Wojciech Wgrzyski:

So it's like a cascading fire of the of the smaller cells within the whole battery pack?

Roeland Bisschop:

Yeah, so this process will happen to each cell in the in the battery pack, and how it will cascade through the battery pack. It can vary a lot, like you have different cell sizes and chemistries and materials in between the cells if you have cooling or not how the failure was initiated, that can affect how the firewall or the thermal runaway will propagate through a battery pack. There are many, many variables.

Wojciech Wgrzyski:

Obviously, it is a whole emerging field of science, it's not something you can answer with a single with single answer.

Roeland Bisschop:

It's kind of annoying, cuz usually when we get questions like this from from a customer, they say, "Okay, if my battery goes into thermal runaway, what will happen?" And I say, yeah, depends.

Wojciech Wgrzyski:

I think it's the, in the media in the in the internet, you are probably biased towards the outcomes that are most visually impressive. What I mean, there was this famous viral video of a fire in Shanghai, I think that where there was a electric vehicle, and it's very rapidly developed into a large fire. Actually, you know, that that video was the reason why I've, why I've picked up this this subject in my studies, because I was not like, I was not scared that electric vehicles will burn and fail or that it was like, the media gives this impression that now we're unsafe, because there's electric vehicles around. Yeah. But my point was that if it happened once it means it may happen. And I would really love to know, what are the consequences of these, of these fires to the carparks in their users, if such an event could happen? And from your perspective, because you've studied that, such an outcome like like this, this fire on the video, is that something like typical for this fire? So or it was just one extreme type of behavior that can happen?

Roeland Bisschop:

So here comes the fun answer. It depends. But the thing is, what you see in that video, I agree that's that's quite the extreme kind of scenario where one battery cell fails, then it propagates almost throughout the entire battery pack in the span of a minute. That can happen. I have seen it happened in the tests that we've done. But I would say more my experience with doing tests is that it can take quite a long time from like the very first very, very first cell that fails, it can take a very long time until anything happens after that. So sometimes we do a test, we start the thermal runaway one one, so we wait 10 minutes, nothing happens, wait 15 minutes, nothing happens. 20 minutes, still nothing happens. And then maybe eventually, we get some more action, then all all everything kind of happens all at once. happens sometimes it's like that sometimes it's it's not like that.

Wojciech Wgrzyski:

Like you said not nothing happens. But do you see like indications of some failure going on in the battery? And I'm not not I don't mean the battery management system system, which probably does see some, like from an outsider perspective, imagine you're standing next to such a vehicle, would you be able to tell that it's ongoing failure,

Roeland Bisschop:

you may you may be able to see the very initial failure, you may see that there's like a puff of smoke that is being released. But after that, I don't think you can see it.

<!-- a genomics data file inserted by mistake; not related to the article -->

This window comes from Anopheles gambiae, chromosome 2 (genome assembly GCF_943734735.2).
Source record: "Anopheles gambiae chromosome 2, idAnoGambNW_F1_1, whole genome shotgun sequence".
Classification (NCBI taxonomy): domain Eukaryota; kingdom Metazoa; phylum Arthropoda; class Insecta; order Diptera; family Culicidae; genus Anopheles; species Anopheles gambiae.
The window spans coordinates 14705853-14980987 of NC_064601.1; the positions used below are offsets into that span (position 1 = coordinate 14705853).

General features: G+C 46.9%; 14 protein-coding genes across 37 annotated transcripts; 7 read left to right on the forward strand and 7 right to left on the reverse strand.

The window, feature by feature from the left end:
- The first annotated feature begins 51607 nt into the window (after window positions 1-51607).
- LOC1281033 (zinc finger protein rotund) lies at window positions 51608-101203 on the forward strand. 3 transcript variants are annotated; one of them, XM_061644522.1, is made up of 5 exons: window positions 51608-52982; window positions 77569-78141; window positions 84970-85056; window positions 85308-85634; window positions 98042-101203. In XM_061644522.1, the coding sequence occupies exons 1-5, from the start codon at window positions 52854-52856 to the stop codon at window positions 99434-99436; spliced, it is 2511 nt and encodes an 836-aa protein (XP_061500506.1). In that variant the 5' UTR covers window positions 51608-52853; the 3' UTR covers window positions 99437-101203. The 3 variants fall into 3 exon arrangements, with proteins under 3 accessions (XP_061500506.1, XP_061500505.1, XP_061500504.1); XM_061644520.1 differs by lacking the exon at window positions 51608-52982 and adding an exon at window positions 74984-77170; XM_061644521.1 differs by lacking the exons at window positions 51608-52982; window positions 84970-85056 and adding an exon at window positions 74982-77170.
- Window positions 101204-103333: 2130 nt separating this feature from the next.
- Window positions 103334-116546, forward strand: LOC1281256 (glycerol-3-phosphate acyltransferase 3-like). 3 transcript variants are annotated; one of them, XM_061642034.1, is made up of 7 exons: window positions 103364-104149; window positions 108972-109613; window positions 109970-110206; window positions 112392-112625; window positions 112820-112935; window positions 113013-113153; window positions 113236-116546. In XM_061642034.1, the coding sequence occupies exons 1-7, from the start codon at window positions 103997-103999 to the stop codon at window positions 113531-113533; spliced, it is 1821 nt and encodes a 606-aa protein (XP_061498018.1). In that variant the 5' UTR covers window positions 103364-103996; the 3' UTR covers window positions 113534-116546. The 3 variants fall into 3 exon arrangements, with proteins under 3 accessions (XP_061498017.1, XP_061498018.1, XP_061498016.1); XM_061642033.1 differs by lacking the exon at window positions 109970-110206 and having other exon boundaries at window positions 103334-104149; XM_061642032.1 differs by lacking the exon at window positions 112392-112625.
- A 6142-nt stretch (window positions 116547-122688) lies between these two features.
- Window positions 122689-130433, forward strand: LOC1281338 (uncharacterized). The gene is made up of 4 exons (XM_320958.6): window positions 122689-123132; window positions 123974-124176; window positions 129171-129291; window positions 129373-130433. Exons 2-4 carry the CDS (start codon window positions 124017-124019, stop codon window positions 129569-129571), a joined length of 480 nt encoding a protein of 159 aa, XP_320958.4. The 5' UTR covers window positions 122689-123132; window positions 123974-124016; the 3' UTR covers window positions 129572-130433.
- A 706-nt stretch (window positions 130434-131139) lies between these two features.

Wojciech Wgrzyski:

I'm asking these questions because in our studies, we focused on the very initial face of the fire and we were curious about what would happen in the car park if the fire developed very quickly. Like in that video in a way it shows the development of of a fire almost instantaneously. And we design our car parks based on some certain design fires currently. And we wondered, okay, if I designed my car parks for last 20 years in this way, if now there's an electric vehicle or some sort of battery powered device inside that goes to a such a rapid fire development. Will my occupants be able to escape? And will my systems be able to detect and response to that threat in a timescale that would matter you know, because if there's such a growth of fire and it takes five minutes for my systems to respond, then it means my systems were not really that useful in the fire. So I'm really interested in this in this very early phase of the fire, where it can actually quickly cascade into into something large. Although I found it reassuring, that you said it was on, it was rather an extreme not not a typical fire that you would see every time you

Roeland Bisschop:

No, no, we don't see it every time. But it can happen. Absolutely. But that when it comes to designing your systems to be able to handle such an extreme case, I don't know if that's even possible to be honest with you,

Wojciech Wgrzyski:

we found that it's like, almost impossible, like they make almost no difference. And the only variable was was the height, which I'll discuss in here more thoroughly, because it is kind of interesting to see that it's such a threat, we're kind of helpless as as fire engineers. The other thing that they found reassuring in your paper was that heat release rate, if you can say or peak heat release rate of the vehicle fire when you consider electric vehicles versus internal combustion engine vehicles. You didn't find any, like, significant differences between these vehicles like they were. I mean, it was still in the level of few megawatts, not, not that one would be 100MW and the other would be 1MW... Yeah, exactly. Could you comment on? How did you get to this findings? And what did you observe?